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American Tycoons

Tycoon. The word comes from Japan, where it means the equivalent of shogun. But long ago America confiscated the title. It was in the U.S. that tycoons became paragons of power and influence. American tycoons swung deals, not swords, and changed the
From the Print Edition:
J.P. Morgan, Mar/Apr 00

Tycoon. The word comes from Japan, where it means the equivalent of shogun. But long ago America confiscated the title. It was in the U.S. that tycoons became paragons of power and influence. American tycoons swung deals, not swords, and changed the business landscape forever. The Gilded Age was the greatest era of tycoons. At the end of the nineteenth century, the Industrial Revolution was in full swing and every emerging market seemed to have at least one power broker ready to corner it. No antitrust laws stopped monopolies.

No income tax sapped personal wealth. Men were free to form trusts and build great monuments with their riches. To be sure, tycoons had already existed, but new technology created a boomtown. The courts and taxes did their best to remove tycoons from the playing field, breaking up the great trusts and making it harder to pass wealth through generations. What arose was an age of managers. Corporate power was consolidated by the likes of General Motors' Alfred Sloane--great businessmen but not really tycoons. F. Scott Fitzgerald seemed to think that the tycoon phenomenon had run its course when he wrote about a movie mogul in The Last Tycoon. Not by a long shot. The Electronics Age has ushered in a new round of tycoons itching to take over computer and communications markets.

Herewith, we've assembled a list of the nation's great tycoons. What do they have in common? It isn't higher education. Most of our choices never graduated from college, although five have their names on universities. The two who went to Harvard dropped out. It isn't technical preeminence. Astor never set a fur trap. Rockefeller never dug an oil well. Gates didn't design his operating system. Tycoons are set apart by their ability to change the world and their belief that the world should be theirs. Add a ravenous work ethic and you have a fair description of the men who follow.


When Andrew Carnegie was a boy in Dunfermline, Scotland, his mother impressed upon him a favorite credo: "Look after the pennies, and the pounds will look after themselves." That tenet would guide Carnegie throughout his life. In 1848 Carnegie's father, a skilled weaver, lost his career to the power loom, and the family sought opportunity in America, settling near Pittsburgh. The 12-year-old Andrew started as a bobbin boy in a textile mill, then ran telegraph messages. Pennsylvania Railroad superintendent Thomas Scott hired 17-year-old Carnegie as an assistant. The young apprentice repaid his boss by boosting the railroad's profits with cost-cutting measures that would become his hallmarks: he increased the flow of freight on the lines, lowered costs with revolutionary cost-accounting techniques, and cut wages.

By 24, Carnegie was running the western branch and investing his own money in oil, iron and other companies. (During the panic of 1873, Scott would ask Carnegie for financial help. Carnegie turned him down.) By his mid-30s, Carnegie was a wealthy man with an affinity for iron and the metal of the future, steel. He built his own steel mills using the latest technology and hiring the best employees. He secured every facet needed for steelmaking, from iron deposits and coal mines to railroads and ore ships. He plowed his profits back into the business and continued to cut costs. Extremely competitive, the diminutive (5-foot-2-inch) Steel King was soon outproducing, underbidding and crushing rivals, while supplying low-priced rails and bridges to burgeoning America.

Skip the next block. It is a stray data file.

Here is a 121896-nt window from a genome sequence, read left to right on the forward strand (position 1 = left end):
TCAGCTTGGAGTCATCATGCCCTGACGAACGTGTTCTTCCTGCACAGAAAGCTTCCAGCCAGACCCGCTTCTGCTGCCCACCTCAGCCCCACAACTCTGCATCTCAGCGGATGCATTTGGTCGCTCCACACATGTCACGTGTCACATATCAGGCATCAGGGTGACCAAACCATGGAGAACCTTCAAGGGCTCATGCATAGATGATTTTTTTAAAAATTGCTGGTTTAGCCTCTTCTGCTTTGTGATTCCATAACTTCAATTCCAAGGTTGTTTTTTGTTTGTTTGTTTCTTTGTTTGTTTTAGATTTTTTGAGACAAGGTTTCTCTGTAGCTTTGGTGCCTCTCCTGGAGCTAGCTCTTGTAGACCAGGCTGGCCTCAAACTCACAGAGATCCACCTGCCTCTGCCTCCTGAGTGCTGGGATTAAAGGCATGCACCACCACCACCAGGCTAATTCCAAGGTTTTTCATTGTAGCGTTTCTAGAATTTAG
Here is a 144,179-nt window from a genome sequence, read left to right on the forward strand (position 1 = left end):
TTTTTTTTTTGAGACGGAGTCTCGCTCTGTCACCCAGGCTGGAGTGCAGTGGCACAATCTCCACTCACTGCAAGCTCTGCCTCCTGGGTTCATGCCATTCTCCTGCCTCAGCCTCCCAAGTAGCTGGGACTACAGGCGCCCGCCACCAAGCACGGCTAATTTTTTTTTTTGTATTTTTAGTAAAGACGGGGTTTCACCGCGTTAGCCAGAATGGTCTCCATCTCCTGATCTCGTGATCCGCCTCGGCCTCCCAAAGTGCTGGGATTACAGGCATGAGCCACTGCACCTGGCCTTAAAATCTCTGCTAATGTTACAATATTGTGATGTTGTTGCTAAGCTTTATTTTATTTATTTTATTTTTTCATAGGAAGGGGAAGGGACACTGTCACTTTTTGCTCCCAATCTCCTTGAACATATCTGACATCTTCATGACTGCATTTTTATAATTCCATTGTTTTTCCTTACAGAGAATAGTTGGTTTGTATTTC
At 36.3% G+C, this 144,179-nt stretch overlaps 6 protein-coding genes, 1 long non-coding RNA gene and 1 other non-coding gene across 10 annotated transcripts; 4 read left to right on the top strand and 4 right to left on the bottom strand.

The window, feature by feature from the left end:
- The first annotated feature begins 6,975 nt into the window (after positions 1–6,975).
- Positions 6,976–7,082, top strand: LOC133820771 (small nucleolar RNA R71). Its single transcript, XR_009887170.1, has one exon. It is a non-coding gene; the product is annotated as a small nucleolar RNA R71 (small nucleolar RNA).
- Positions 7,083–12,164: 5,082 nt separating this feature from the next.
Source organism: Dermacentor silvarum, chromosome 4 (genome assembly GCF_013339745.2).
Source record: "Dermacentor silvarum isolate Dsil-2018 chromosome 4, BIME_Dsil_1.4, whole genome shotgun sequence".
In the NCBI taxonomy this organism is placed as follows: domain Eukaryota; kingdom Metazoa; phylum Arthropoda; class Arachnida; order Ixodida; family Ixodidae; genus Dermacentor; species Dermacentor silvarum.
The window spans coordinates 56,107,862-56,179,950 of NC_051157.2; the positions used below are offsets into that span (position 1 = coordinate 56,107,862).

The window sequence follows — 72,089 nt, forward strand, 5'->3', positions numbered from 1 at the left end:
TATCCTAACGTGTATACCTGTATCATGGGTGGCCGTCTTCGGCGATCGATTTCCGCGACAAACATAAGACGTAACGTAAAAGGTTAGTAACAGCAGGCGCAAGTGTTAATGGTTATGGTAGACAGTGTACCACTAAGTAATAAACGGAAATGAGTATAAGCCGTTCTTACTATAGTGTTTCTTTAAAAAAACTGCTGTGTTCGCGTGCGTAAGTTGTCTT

Carnegie Steel became the largest steelmaker in the world. Carnegie's business techniques belied his public persona. Son and nephew of social reformers, Carnegie portrayed himself as a friend of the working class, publicly supporting eight-hour workdays (the standard was 12) and union labor. Yet his workers labored at blast furnaces 12 hours a day, seven days a week for a Carnegie-reduced wage of 14 cents an hour. In 1892, Carnegie's partner, Henry Clay Frick, crushed Carnegie Steel's last union in bloody clashes at its Homestead steel plant outside Pittsburgh. The public was horrified, and Carnegie tried to blame Frick.

In 1901, Carnegie sold out to financier J. P. Morgan for a stunning $480 million, with Carnegie's $250 million cut making him one of the richest men in the world. Whether it was his relatives' reformist influence or a Presbyterian regard for the Final Judgment, Carnegie embarked on philanthropy with the same zeal he had brought to building his empire. Declaring that "the man who dies rich dies disgraced," Carnegie disbursed $350 million of his $400 million fortune, building more than 2,500 libraries and other institutions before his death in 1919.--Terrence Fagan


In 1855, a devout young Cleveland Baptist took a bookkeeping job with a local merchant and found it so fulfilling to pore over the minutiae of accounts that he thereafter celebrated the anniversary of his first payday as joyfully as his own birthday. John D. Rockefeller was so convinced that it was his providence to become rich through figures that he would later say, "God gave me my money."

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